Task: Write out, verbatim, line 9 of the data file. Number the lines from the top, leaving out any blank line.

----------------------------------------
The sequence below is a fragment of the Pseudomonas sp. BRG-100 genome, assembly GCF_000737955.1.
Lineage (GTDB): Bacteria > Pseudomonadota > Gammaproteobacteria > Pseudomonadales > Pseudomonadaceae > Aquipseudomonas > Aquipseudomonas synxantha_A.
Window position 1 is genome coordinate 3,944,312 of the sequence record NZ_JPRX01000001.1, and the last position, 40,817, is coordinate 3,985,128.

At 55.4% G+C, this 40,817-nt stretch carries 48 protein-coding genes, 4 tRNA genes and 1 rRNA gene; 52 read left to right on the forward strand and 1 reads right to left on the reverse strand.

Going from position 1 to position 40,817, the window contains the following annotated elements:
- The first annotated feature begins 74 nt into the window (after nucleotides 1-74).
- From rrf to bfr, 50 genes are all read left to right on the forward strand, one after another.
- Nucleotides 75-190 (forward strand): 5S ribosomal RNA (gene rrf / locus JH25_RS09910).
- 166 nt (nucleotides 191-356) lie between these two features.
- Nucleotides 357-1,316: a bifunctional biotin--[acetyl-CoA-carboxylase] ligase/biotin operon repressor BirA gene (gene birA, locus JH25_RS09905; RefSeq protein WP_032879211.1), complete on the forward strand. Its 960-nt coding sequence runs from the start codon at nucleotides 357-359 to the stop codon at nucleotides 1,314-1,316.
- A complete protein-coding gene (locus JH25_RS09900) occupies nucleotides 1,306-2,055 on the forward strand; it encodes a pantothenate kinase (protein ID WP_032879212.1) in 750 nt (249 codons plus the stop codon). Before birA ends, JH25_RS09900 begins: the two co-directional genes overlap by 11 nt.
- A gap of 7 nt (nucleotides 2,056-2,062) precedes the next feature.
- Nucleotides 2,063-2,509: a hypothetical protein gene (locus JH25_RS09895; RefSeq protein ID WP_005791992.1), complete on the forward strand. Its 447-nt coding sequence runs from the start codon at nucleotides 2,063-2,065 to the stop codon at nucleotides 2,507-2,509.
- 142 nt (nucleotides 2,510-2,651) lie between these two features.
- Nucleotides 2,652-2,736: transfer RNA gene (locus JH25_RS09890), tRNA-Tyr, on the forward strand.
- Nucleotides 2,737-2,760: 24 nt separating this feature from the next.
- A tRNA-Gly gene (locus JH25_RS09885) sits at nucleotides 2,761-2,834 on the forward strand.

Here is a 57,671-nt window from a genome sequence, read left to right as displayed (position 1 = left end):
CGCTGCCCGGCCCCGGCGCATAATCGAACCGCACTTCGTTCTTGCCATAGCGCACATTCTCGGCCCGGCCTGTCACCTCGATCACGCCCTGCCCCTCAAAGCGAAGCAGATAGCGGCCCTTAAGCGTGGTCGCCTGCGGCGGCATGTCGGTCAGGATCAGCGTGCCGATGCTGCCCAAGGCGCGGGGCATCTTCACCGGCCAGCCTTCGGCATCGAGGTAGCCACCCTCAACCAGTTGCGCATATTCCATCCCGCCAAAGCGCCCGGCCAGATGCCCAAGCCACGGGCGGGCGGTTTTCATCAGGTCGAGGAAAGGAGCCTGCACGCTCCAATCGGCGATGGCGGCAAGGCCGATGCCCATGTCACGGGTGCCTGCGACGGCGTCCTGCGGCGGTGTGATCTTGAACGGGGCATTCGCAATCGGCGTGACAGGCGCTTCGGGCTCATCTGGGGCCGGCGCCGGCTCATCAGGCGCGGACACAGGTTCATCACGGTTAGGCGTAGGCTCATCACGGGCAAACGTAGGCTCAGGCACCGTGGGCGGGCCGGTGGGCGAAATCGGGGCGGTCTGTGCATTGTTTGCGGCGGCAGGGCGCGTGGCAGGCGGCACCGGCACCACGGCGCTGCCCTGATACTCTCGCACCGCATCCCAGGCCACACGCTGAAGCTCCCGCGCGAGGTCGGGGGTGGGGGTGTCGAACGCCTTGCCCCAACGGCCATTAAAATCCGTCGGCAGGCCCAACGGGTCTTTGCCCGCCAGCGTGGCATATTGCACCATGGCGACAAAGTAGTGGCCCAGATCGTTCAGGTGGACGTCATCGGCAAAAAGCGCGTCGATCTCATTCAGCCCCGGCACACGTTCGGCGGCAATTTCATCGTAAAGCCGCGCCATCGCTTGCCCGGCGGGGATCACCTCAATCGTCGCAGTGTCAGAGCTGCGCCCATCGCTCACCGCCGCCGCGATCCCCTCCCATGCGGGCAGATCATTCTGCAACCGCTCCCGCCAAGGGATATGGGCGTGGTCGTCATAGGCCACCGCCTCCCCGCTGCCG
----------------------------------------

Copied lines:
- 166 nt (nucleotides 191-356) lie between these two features.